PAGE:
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2nd Degree Burns

A burn is a damage or an injury to the tissues of the body and is usually classified according to the amount and depth of tissue affected in the body. A 2nd degree burn involves the top layer of the skin - that is the epidermis and also extends down in small part of dermis – deeper layer of the skin. Some common causes for 2nd degree burns include hot liquids, contact with flames, chemicals or severe sunburn. The term used for burns which are caused by heat is 'thermal burn' and the ones caused by hot steam or a hot liquid is 'scalds'.

The skin becomes extremely red and blistered due to which a person with 2nd degree burns feel lot of pain.

In response to the pain the pulse rate of the victim usually increases. Due to fluid loss the skin with burns may also look wet. Although small 2nd degree burns can heal faster without much scarring, larger burns can cause the victim to go in to shock. Shock is the state which occurs when there is excess loss of fluid due to burns. This fluid loss in turn causes the blood pressure to fall so low that it fails to reach the brain and other major organs. A person with shock may experience rapid pulse and breathing, general weakness, fainting, nausea and vomiting, cold, pale and moist skin and a blue tinge to the finger nails and the lips. It is wise to consult a specialist immediately if the burn area is larger and deeper and if the burn is on face, feet, hand and genital region.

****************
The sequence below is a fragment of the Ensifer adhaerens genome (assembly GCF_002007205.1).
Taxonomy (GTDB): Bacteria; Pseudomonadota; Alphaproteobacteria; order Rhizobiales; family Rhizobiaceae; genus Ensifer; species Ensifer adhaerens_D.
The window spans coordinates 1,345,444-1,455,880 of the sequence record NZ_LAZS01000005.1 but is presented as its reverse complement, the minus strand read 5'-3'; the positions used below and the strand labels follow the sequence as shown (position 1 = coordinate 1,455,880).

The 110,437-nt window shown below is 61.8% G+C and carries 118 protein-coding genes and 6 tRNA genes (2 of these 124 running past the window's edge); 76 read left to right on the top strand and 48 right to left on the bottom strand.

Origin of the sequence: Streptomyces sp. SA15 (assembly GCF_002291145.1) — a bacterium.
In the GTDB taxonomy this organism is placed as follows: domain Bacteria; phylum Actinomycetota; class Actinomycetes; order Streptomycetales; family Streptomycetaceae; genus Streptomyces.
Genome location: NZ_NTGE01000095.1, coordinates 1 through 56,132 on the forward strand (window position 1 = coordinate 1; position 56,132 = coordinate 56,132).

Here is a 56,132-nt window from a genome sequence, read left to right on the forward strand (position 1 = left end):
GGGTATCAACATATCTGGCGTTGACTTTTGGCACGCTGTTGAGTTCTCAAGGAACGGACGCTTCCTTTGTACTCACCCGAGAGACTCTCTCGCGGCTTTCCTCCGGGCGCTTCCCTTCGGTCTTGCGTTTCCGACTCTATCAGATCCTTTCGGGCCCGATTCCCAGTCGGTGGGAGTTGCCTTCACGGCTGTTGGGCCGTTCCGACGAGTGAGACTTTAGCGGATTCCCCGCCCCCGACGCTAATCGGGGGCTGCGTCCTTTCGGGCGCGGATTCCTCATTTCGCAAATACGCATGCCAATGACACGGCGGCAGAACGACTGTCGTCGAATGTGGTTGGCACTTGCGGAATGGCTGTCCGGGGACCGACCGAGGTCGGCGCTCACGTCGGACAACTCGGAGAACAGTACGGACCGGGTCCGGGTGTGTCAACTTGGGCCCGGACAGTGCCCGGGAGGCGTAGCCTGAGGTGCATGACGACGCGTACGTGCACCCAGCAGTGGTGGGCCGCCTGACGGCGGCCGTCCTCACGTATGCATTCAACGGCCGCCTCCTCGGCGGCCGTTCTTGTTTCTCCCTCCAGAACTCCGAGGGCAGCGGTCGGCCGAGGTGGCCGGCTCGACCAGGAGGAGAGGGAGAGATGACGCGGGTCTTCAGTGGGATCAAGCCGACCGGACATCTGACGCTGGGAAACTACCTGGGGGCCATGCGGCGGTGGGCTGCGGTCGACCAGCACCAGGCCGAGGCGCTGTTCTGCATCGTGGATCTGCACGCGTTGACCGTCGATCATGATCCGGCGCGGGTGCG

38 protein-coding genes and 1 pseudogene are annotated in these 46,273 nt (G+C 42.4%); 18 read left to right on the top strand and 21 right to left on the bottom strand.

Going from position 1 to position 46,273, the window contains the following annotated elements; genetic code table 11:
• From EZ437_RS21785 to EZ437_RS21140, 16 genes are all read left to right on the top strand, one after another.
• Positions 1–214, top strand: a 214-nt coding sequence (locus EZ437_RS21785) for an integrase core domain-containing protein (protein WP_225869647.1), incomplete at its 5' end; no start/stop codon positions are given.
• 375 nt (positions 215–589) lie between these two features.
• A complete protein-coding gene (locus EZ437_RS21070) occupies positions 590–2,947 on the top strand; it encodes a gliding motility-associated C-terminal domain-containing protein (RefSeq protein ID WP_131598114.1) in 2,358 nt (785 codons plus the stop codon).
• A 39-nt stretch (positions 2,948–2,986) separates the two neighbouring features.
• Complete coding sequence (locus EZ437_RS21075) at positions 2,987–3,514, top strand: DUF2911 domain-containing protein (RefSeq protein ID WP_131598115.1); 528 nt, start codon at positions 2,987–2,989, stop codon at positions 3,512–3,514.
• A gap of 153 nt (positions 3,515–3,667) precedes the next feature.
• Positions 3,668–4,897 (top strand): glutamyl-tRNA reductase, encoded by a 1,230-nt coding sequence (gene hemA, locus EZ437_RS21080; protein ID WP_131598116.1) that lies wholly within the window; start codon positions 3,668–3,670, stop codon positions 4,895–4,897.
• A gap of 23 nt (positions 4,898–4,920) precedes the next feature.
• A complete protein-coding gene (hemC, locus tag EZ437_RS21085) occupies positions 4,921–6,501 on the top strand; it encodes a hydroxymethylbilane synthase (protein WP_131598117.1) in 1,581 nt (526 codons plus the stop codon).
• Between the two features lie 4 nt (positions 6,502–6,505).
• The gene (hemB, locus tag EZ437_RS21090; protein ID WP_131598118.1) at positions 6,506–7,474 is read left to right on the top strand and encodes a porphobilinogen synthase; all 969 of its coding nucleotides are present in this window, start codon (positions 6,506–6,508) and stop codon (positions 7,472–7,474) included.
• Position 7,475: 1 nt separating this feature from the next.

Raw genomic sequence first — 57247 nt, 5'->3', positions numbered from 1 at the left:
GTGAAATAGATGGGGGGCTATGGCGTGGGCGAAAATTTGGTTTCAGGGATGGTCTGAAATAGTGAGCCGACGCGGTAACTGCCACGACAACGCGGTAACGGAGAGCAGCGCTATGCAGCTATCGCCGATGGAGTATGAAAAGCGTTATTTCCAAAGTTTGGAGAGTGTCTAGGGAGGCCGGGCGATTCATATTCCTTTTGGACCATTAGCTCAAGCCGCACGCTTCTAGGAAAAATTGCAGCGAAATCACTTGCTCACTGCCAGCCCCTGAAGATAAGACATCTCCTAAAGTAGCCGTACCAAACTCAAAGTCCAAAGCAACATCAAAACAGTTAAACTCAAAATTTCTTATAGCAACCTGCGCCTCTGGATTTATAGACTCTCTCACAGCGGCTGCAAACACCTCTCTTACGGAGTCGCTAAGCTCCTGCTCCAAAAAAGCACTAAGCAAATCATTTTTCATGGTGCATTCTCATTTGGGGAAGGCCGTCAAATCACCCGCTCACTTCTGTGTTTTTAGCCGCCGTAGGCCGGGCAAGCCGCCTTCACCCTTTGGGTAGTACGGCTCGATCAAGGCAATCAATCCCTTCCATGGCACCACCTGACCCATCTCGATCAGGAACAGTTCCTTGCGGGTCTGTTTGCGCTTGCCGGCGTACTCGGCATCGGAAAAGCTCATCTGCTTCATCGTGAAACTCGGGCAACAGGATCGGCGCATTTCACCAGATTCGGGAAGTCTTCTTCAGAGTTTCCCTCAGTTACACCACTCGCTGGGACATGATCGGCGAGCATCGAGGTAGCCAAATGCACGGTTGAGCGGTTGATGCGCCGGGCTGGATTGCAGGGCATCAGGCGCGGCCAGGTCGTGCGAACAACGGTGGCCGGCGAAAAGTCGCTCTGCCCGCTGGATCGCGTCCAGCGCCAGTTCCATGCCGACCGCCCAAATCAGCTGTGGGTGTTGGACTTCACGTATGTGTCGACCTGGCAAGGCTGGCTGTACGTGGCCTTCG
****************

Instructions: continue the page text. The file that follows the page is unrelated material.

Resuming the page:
A 2nd degree burn is considered minor if it covers less than 15% of an adult's body or less than 10% of a child's body (below 9 years). It is considered moderate if it covers 15-25% of an adult's body and 10-20% of a child's body. 2nd degree burns are critical when present on hands, feet, and face or genital and if it covers more than 25% of an adult's body and more than 20% of a child's body. The percentage of burns is assessed by a specialist depending on the total body surface area affected.

Moderate and critical 2nd degree burns will require medical attention but minor burns can be treated with home care. The main goal to treat moderate and severe 2nd degree burns is to reduce pain and avoid any possibility of infection. On an average a 2nd degree burn will take 10 days - 3 weeks to heal depending on the tissue damaged.

Submitted on January 16, 2014